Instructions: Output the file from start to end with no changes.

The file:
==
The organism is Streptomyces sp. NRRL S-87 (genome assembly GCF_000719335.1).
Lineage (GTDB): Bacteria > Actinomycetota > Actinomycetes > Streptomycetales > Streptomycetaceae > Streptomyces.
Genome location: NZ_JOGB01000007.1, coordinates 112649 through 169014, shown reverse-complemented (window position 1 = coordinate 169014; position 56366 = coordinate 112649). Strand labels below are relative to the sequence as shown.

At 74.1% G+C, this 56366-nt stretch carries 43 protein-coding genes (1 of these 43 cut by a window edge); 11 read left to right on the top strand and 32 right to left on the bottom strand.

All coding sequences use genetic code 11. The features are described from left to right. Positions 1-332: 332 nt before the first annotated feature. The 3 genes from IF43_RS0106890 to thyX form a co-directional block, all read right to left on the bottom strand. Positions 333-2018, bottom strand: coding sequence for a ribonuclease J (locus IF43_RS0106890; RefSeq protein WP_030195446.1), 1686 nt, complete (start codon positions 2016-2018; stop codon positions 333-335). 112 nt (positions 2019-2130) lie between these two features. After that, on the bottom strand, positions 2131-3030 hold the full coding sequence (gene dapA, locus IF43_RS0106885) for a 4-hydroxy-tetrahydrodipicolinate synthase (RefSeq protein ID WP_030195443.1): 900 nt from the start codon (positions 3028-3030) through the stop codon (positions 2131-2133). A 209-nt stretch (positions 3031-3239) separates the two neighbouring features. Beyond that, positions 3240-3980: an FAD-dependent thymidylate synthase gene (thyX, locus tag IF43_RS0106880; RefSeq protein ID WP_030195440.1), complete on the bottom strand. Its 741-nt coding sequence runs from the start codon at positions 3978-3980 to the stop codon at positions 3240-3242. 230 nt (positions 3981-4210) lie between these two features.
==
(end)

The organism is Streptomyces sp. NRRL S-87 (genome assembly GCF_000719335.1).
Lineage (GTDB): Bacteria > Actinomycetota > Actinomycetes > Streptomycetales > Streptomycetaceae > Streptomyces.
Genome location: NZ_JOGB01000007.1, coordinates 112649 through 169014, shown reverse-complemented (window position 1 = coordinate 169014; position 56366 = coordinate 112649). Strand labels below are relative to the sequence as shown.

At 74.1% G+C, this 56366-nt stretch carries 43 protein-coding genes (1 of these 43 cut by a window edge); 11 read left to right on the top strand and 32 right to left on the bottom strand.

All coding sequences use genetic code 11. The features are described from left to right. Positions 1-332: 332 nt before the first annotated feature. The 3 genes from IF43_RS0106890 to thyX form a co-directional block, all read right to left on the bottom strand. Positions 333-2018, bottom strand: coding sequence for a ribonuclease J (locus IF43_RS0106890; RefSeq protein WP_030195446.1), 1686 nt, complete (start codon positions 2016-2018; stop codon positions 333-335). 112 nt (positions 2019-2130) lie between these two features. After that, on the bottom strand, positions 2131-3030 hold the full coding sequence (gene dapA, locus IF43_RS0106885) for a 4-hydroxy-tetrahydrodipicolinate synthase (RefSeq protein ID WP_030195443.1): 900 nt from the start codon (positions 3028-3030) through the stop codon (positions 2131-2133). A 209-nt stretch (positions 3031-3239) separates the two neighbouring features. Beyond that, positions 3240-3980: an FAD-dependent thymidylate synthase gene (thyX, locus tag IF43_RS0106880; RefSeq protein ID WP_030195440.1), complete on the bottom strand. Its 741-nt coding sequence runs from the start codon at positions 3978-3980 to the stop codon at positions 3240-3242. 230 nt (positions 3981-4210) lie between these two features.